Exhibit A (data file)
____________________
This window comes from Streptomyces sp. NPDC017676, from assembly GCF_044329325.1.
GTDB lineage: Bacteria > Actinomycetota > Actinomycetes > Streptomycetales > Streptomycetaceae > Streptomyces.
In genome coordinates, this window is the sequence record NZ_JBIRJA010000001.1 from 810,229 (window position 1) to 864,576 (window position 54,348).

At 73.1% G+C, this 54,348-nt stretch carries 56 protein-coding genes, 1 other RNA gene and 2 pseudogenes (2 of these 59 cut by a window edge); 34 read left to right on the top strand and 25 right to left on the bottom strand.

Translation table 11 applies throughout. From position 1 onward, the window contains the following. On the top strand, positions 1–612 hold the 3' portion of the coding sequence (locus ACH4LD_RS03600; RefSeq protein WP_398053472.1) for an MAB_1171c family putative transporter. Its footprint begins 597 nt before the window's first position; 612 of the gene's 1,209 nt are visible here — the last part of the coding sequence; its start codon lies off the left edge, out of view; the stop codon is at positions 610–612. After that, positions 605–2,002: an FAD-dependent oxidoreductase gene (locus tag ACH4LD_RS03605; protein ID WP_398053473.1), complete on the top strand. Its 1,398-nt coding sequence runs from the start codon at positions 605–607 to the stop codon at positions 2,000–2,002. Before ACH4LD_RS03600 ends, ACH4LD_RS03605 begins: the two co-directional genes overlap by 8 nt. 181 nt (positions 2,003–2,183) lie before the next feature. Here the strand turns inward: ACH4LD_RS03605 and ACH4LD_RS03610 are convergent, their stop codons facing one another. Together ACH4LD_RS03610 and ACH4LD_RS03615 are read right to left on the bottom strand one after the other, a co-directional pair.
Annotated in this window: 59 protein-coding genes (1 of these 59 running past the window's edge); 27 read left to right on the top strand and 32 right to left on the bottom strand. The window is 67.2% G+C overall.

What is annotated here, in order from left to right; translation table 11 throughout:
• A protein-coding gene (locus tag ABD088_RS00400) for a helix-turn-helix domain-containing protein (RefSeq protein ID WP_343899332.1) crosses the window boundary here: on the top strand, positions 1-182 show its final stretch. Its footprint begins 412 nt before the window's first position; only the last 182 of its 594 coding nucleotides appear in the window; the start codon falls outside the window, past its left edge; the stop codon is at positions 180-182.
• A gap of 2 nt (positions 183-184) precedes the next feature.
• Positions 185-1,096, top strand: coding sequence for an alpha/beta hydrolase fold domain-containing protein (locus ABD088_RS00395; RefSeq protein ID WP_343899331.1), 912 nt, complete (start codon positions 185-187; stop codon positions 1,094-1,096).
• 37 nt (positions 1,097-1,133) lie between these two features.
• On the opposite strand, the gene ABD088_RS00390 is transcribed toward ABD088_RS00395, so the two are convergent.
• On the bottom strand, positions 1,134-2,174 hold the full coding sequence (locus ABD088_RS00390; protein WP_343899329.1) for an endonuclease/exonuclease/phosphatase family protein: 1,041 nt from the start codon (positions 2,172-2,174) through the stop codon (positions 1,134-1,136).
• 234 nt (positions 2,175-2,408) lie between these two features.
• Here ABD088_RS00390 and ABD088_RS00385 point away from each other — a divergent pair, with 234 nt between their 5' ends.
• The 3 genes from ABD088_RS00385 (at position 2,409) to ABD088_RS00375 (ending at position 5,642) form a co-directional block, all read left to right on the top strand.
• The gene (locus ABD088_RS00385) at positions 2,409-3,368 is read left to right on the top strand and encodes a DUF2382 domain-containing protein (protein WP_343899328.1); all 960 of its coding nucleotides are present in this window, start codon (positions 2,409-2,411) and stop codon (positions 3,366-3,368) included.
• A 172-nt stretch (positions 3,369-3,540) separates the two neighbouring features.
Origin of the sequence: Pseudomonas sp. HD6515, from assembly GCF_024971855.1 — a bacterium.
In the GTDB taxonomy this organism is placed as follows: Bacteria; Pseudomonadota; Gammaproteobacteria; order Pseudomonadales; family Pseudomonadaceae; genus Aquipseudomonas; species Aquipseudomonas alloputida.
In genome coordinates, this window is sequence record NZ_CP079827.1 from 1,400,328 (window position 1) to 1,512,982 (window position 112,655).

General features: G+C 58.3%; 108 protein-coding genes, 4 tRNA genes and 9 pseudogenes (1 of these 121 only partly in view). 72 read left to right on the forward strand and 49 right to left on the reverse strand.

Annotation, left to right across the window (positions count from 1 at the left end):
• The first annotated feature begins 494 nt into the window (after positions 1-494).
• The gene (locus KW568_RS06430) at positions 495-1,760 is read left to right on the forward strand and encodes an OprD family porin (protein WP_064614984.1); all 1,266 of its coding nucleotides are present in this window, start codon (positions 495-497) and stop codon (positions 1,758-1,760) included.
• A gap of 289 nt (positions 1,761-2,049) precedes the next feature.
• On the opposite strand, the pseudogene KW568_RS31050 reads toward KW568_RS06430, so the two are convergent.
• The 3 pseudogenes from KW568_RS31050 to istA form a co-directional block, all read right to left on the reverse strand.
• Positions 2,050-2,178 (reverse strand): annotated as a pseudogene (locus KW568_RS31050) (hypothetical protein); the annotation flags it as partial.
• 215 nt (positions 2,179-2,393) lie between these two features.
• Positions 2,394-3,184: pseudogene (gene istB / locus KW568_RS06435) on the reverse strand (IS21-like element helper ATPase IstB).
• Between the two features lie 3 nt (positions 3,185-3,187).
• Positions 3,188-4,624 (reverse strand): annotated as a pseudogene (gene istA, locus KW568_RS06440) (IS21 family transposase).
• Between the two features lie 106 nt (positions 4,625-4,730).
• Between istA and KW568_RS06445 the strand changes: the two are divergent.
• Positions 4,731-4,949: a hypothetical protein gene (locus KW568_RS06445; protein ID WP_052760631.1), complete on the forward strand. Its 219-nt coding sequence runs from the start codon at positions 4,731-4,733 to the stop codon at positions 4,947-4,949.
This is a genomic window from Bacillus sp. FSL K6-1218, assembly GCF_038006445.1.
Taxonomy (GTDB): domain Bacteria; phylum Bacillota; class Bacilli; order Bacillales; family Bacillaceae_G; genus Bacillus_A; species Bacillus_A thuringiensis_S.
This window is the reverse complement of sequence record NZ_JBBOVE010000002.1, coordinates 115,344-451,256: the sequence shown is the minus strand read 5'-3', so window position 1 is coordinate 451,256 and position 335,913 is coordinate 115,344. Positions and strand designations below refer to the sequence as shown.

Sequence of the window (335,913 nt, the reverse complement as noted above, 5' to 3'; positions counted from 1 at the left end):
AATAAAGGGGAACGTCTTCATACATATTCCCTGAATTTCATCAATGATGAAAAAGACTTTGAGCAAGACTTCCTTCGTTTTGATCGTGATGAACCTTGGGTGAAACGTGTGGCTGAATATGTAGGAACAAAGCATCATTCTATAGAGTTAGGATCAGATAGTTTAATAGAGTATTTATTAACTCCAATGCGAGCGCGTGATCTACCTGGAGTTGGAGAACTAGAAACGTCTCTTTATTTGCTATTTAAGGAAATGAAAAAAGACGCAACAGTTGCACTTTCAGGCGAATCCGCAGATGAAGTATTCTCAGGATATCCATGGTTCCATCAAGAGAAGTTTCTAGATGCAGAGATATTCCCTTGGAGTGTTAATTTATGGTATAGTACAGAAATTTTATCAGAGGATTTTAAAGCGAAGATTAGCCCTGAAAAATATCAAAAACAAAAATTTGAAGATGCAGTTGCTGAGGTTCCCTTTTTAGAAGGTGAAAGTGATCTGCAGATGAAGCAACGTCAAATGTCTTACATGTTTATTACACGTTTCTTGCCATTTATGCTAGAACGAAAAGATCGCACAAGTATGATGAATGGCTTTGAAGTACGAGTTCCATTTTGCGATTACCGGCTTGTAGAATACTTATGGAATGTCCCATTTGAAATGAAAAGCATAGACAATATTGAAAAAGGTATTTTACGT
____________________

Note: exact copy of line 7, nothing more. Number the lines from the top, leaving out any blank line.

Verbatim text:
What is annotated here, in order from left to right; translation table 11 throughout: